Diabetes mellitus, or simply 'diabetes,' is a disease where levels of sugar in the blood become dangerously high. When food is eaten, the body converts it into a form of sugar called glucose that can be used by cells in the body for energy. An organ called the pancreas secretes a hormone called insulin that acts like a key, ‘unlocking’ cell walls so that glucose can be absorbed and used. When something in this process goes wrong, and glucose builds up to dangerous levels, diabetes happens.

There are a couple of different types of diabetes, depending on what is causing glucose levels to rise.

Type 1 diabetes happens when the pancreas produces little or no insulin. Usually diagnosed in childhood, this type used to be called juvenile diabetes. It affects about 5% of all diabetics. We don’t know what causes the pancreas to shut down, but it is thought that a virus might trigger an immune reaction, where the body attacks and destroys the pancreas by mistake. People who have relatives with type 1 diabetes are more likely to have it themselves.

Type 2 diabetes happens when the cell walls do not recognize the insulin produced very well, called insulin resistance. The pancreas can still produce insulin, but it is not effective at lowering blood sugar levels. This type of diabetes is strongly linked to being overweight. However, not everyone who is overweight will get type 2 diabetes, and not everyone who has type 2 diabetes is overweight. Other risk factors include age, race, and a family history of diabetes.

Gestational diabetes is a type of diabetes that happens in the last half of pregnancy. Women with gestational diabetes generally do not have diabetes before or after they are pregnant. The placenta produces hormones that block the action of insulin in the mother’s body. For about 18% of women, their pancreas cannot produce enough insulin to keep up with the increased demands and they become diabetic while pregnant. High blood sugar levels can be dangerous to the developing fetus, causing complications such as high birth weight, low blood sugar and jaundice, so it is important to treat gestational diabetes even if it only lasts a few weeks.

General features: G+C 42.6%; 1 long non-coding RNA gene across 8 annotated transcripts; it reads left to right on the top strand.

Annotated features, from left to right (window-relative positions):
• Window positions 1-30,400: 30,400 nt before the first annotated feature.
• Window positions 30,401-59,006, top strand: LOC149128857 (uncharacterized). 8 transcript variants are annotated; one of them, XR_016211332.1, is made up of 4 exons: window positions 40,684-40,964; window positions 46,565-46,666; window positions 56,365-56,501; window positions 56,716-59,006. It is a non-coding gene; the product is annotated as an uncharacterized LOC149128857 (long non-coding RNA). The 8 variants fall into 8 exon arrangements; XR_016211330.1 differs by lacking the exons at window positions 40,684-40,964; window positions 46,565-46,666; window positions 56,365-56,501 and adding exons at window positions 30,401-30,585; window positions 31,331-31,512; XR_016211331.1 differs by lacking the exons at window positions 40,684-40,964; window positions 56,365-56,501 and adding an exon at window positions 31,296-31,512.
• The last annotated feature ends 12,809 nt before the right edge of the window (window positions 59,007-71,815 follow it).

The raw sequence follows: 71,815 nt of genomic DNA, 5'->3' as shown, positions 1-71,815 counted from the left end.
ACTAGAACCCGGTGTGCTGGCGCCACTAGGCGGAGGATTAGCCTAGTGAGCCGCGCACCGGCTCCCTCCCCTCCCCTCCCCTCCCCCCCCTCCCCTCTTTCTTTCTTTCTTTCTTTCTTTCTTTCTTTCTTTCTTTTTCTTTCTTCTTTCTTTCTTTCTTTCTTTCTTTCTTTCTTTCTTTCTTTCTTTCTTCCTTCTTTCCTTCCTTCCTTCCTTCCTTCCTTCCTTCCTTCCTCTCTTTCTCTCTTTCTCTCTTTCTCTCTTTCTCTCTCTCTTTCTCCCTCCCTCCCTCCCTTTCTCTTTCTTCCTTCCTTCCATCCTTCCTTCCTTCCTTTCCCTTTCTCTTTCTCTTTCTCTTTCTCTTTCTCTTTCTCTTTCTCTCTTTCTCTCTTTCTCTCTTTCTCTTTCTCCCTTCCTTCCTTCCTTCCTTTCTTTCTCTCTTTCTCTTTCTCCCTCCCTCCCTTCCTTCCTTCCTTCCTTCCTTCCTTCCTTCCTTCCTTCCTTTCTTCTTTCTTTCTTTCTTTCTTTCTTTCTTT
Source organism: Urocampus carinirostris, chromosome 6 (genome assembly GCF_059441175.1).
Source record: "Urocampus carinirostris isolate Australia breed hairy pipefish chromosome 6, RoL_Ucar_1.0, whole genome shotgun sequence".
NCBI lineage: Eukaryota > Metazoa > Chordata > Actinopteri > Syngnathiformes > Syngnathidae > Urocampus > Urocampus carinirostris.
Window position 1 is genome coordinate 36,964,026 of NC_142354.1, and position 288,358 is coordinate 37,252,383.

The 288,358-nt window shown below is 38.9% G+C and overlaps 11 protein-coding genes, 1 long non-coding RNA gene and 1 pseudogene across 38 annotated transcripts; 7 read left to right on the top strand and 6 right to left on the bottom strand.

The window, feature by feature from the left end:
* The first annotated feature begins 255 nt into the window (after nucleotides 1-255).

Many people currently living with diabetes do not know it yet, since mild diabetes has few or no symptoms. As blood sugar levels rise over time, symptoms begin to appear. Some include:
  • thirst
  • fatigue
  • frequent urination
  • unexplained weight loss
  • blurred vision
A simple blood test in the doctor’s office can diagnose diabetes.

Treatment depends on the type and severity of diabetes. Most people with type 1 diabetes rely on insulin injections to survive. Some people with type 2 or gestational diabetes also take insulin, or they may take oral medications or control their blood sugar with diet and exercise. It’s important for all diabetics to monitor their blood sugar daily so they can stay healthy.

If diabetes is not treated well, it can be dangerous, damaging the eyes, nerves, and kidneys, and leading to heart disease and the loss of limbs. However, if it is well managed, diabetes does not have to limit your life. Keeping diabetes under good control is the best way to enjoy a long and healthy life.